Ten Miles Square


June 29, 2012 3:00 PM InTrade and the Affordable Care Act Decision

By Jonathan Bernstein

Dave Weigel tweeted:

Fun fact: InTrade put “mandate will be overturned” at 73% yesterday. Another fun fact: InTrade is useless.

Disagree! InTradeis, the online trading exchange website in which members speculate on the outcomes of various future events, isn’t useless; it’s just that you have to use it for what it’s good for, which is putting a number on conventional and insider thinking. That’s quite useful, indeed; it just isn’t the same thing as saying that InTrade will always be good at predicting the future. For that, you need to know whether conventional wisdom and insider thinking is likely to be correct or not.

So, for example: during the GOP nomination battle, there was a ton of hype at one point about Herman Cain, and you could find plenty of examples of people saying that Cain really had a significant chance of winning. But if you look at InTrade, you find that at least according to those in that market, it was all phony hype. As opposed to the Newt Gingrich bubble, which really did involve (foolish, but still) people thinking he really might win.

Now, how accurate is InTrade at judging conventional and insider wisdom? Obviously, that’s impossible to know, but I think it holds up pretty well. In the Supreme Court example, I think in fact that the bulk of opinion from oral arguments on was that the mandate was toast. So InTrade did what it does; it’s just that even the wise guys were wrong on this one (collectively, that is).

So how do you use it? Exactly as you would use any non-numeric indication of what insiders are thinking. If there’s good reason to think that insiders know a lot, then what they predict is apt to be a good prediction. If not, not.

It’s a tool. As with all tools, be careful to use it only for what it’s design allows it to do.

[Cross-posted at A plain blog about politics]

Jonathan Bernstein is a political scientist who writes about American politics, especially the presidency, Congress, parties, and elections.


  • liam foote on June 30, 2012 1:29 PM:

    When the issue first arose InTrade had probability of the mandate being struck down in the low 70's. I thought this was high and bought a number of shares against it. Then the rate dropped for a time, rose again at the time of arguments before SCOTUS, and peaked at 77%.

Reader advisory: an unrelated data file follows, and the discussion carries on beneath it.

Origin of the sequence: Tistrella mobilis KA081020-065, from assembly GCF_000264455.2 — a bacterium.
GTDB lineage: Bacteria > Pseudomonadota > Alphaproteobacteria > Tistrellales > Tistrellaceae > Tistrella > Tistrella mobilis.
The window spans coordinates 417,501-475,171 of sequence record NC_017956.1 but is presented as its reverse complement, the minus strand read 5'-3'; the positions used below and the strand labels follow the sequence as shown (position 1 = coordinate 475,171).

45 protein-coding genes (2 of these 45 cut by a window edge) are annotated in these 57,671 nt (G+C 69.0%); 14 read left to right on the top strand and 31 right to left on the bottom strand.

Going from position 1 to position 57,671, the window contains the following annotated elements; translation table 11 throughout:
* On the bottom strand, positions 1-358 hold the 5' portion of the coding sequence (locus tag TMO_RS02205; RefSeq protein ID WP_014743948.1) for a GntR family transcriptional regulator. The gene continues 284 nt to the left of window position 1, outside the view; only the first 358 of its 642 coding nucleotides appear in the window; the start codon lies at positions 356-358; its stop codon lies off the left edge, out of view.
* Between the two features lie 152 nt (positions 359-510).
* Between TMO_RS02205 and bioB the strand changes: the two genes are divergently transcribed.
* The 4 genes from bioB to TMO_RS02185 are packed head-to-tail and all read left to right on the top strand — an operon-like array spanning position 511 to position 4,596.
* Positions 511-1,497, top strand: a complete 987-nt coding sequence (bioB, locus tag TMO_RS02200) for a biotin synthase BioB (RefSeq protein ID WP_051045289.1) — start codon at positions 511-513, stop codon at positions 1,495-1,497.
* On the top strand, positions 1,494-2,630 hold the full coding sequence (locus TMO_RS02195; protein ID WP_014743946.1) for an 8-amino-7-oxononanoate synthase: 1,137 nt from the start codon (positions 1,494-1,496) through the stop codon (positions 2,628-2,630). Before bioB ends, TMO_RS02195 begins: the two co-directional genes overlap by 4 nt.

So it should have closed at the time of the ruling at $10 for each of the shares I purchased and at $0 per share for those who had bet on the decision going the other way. Unfortunately, market wording was "the individual mandate will be struck down prior to 12.31.12" InTrade sent me an e-mail to advise that I would have to wait until the end of the year to collect.

  • POed Lib on July 01, 2012 12:26 PM:

    InTrade is good at predicting public opinion and public knowledge. It is not good at predicting the actions of a single individual. Roberts made a deliberate choice - he chose to decide in the way he did to preserve the political decision, not a judicial decision. There is some evidence that the majority were going to overturn, but at the last minute, Roberts decided POLITICALLY to make the matter political.

  • knecht ruprecht on July 02, 2012 5:21 PM:

    Hold on just a minute now. The precise wording of the relevant Intrade contract is "The US Supreme Court to rule individual mandate unconstitutional before midnight ET 31 Dec 2012". Arguably the Court has already done that - the mandate is unconstitutional in the Chief Justice's opinion; it's the related-but-not-identical shared responsibility payment that passes constitutional muster. Given that the contract is trading at around 30 cents, there could be a play for a vulture investor to buy at pennies on the dollar, then litigate come January, like these guys. Or at least there would be, if Intrade were dealing in actual securities, and users could settle disputes in the courts. Neither of which condition holds. But still!